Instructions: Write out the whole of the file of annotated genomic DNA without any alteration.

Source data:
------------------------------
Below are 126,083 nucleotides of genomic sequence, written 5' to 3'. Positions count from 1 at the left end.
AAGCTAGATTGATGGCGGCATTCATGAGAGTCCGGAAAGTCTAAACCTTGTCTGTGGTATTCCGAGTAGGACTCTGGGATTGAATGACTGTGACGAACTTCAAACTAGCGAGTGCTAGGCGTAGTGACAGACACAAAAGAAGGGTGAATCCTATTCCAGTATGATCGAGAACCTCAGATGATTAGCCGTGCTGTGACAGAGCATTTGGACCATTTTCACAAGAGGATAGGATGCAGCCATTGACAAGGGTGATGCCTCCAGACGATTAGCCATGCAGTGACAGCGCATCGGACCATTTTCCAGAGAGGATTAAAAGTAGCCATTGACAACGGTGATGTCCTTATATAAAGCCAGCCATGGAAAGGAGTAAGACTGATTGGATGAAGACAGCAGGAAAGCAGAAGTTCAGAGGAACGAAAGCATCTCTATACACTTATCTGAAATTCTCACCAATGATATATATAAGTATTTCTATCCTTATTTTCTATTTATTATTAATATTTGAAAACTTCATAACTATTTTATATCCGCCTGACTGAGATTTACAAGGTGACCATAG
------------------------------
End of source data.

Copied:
Below are 126,083 nucleotides of genomic sequence, written 5' to 3'. Positions count from 1 at the left end.
AAGCTAGATTGATGGCGGCATTCATGAGAGTCCGGAAAGTCTAAACCTTGTCTGTGGTATTCCGAGTAGGACTCTGGGATTGAATGACTGTGACGAACTTCAAACTAGCGAGTGCTAGGCGTAGTGACAGACACAAAAGAAGGGTGAATCCTATTCCAGTATGATCGAGAACCTCAGATGATTAGCCGTGCTGTGACAGAGCATTTGGACCATTTTCACAAGAGGATAGGATGCAGCCATTGACAAGGGTGATGCCTCCAGACGATTAGCCATGCAGTGACAGCGCATCGGACCATTTTCCAGAGAGGATTAAAAGTAGCCATTGACAACGGTGATGTCCTTATATAAAGCCAGCCATGGAAAGGAGTAAGACTGATTGGATGAAGACAGCAGGAAAGCAGAAGTTCAGAGGAACGAAAGCATCTCTATACACTTATCTGAAATTCTCACCAATGATATATATAAGTATTTCTATCCTTATTTTCTATTTATTATTAATATTTGAAAACTTCATAACTATTTTATATCCGCCTGACTGAGATTTACAAGGTGACCATAG